Hot-Wire Anemometer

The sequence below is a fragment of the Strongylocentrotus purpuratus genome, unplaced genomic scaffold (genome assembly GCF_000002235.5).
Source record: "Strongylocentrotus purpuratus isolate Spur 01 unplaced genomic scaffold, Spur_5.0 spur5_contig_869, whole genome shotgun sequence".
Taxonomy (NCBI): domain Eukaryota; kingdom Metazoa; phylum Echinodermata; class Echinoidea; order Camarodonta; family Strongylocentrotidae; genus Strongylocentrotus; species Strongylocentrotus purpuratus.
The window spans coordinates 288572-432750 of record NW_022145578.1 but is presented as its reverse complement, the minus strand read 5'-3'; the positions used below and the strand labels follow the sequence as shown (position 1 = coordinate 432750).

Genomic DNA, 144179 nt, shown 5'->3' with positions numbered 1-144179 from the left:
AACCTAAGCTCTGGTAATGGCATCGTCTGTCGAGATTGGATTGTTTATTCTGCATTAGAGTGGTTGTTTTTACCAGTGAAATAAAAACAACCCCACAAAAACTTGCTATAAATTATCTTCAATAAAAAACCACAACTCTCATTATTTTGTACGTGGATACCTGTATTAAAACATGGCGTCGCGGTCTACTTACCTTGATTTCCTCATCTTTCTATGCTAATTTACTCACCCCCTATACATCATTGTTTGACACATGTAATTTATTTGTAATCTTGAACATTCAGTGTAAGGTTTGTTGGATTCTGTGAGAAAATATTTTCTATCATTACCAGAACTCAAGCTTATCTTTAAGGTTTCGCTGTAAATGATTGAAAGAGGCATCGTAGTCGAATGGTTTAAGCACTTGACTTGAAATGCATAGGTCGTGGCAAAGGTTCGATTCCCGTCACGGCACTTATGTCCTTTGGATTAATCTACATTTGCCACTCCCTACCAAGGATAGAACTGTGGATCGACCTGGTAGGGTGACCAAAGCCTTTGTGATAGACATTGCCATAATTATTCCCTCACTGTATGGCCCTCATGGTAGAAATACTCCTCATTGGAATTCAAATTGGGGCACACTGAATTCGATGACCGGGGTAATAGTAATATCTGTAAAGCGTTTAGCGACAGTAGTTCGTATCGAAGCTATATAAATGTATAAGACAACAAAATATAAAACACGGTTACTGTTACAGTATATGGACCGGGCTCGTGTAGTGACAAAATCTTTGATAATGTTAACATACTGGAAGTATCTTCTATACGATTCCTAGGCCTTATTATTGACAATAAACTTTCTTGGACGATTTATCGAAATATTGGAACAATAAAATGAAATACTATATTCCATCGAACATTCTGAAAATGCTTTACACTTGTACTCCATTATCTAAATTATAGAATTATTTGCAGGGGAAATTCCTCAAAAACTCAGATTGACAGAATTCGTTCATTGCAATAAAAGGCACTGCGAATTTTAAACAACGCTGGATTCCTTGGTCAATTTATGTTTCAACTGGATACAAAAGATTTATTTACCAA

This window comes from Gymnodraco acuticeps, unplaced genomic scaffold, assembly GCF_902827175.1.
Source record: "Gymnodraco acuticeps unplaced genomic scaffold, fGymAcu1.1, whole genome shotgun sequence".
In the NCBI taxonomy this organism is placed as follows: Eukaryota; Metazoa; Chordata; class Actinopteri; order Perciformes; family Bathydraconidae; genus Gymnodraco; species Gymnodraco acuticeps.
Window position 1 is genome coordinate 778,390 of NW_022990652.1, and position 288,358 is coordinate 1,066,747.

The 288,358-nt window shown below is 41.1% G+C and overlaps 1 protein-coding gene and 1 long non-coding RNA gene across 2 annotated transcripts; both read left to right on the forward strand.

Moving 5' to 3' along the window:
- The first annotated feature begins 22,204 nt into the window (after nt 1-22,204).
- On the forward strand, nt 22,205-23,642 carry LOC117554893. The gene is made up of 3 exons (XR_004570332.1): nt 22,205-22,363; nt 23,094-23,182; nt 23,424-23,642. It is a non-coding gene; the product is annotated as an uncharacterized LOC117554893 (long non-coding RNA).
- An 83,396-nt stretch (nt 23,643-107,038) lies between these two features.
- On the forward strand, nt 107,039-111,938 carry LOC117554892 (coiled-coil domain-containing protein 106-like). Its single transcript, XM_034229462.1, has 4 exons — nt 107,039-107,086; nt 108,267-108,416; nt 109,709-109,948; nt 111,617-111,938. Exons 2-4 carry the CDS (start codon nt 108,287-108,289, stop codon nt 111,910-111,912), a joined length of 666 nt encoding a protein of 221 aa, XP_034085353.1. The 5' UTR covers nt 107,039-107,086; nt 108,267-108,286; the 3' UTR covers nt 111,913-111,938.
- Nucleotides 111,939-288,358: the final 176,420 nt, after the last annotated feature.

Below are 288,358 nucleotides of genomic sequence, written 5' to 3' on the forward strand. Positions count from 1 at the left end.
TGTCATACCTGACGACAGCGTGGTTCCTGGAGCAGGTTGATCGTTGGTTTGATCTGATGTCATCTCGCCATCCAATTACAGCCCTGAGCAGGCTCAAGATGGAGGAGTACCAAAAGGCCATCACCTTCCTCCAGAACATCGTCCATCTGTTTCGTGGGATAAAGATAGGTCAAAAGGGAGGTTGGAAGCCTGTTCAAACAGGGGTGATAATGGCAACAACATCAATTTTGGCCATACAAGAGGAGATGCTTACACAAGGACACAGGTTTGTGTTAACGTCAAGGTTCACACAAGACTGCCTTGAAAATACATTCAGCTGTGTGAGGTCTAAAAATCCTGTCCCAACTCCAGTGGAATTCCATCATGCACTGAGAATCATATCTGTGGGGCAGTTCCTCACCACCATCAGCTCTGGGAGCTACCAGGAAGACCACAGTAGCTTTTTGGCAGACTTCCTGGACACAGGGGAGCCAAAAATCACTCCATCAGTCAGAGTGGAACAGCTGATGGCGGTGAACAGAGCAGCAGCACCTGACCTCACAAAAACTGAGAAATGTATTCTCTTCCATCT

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OTHER FLOW METERS Flow Detectors To measure this flow, the motion of the shaft generates a cone with the point, or apex, down.    The  top  of  the  shaft  operates  a  revolution  counter,  through  a  crank  and  set  of gears, which is calibrated to indicate total system flow.   A variety of accessories, such as automatic count resetting devices, can be added to the fundamental mechanism, which perform functions in addition to measuring the flow. Hot-Wire Anemometer The hot-wire anemometer, principally used in gas flow measurement, consists of an electrically heated, fine platinum wire which is immersed into the flow.  As the fluid velocity increases, the rate of heat flow from the heated wire to the flow stream increases.   Thus, a cooling effect on the  wire  electrode  occurs,  causing  its  electrical  resistance  to  change.    In  a  constant-current anemometer, the fluid velocity is determined from a measurement of the resulting change in wire resistance.   In a constant-resistance anemometer,  fluid velocity is  determined from the current needed to maintain a constant wire temperature and, thus, the resistance constant. Electromagnetic Flowmeter The electromagnetic flowmeter is similar in principle to the generator.  The rotor of the generator is replaced by a pipe placed between the poles of a magnet so that the flow of the fluid in the pipe  is  normal  to  the  magnetic  field.    As  the  fluid  flows  through  this  magnetic  field,  an electromotive  force  is  induced  in  it  that  will  be  mutually  normal  (perpendicular)  to  both  the magnetic field and the motion of the fluid.   This electromotive force may be measured with the aid of electrodes attached to the pipe and connected to a galvanometer or an equivalent.   For a given magnetic field, the induced voltage will be proportional to the average velocity of the fluid. However, the fluid should have some degree of electrical conductivity. Ultrasonic Flow Equipment Devices such as ultrasonic flow equipment use the Doppler frequency shift of ultrasonic signals reflected   from   discontinuities   in   the   fluid   stream   to   obtain   flow   measurements. These discontinuities can be suspended solids, bubbles, or interfaces generated by turbulent eddies in the flow stream.  The sensor is mounted on the outside of the pipe, and an ultrasonic beam from a piezoelectric crystal is transmitted through the pipe wall into the fluid at an angle to the flow stream.   Signals  reflected  off  flow  disturbances  are  detected  by  a  second  piezoelectric  crystal located  in  the  same  sensor.    Transmitted  and  reflected  signals  are  compared  in  an  electrical circuit, and the corresponding frequency shift is proportional to the flow velocity. IC-04 Page 10 Rev. 0


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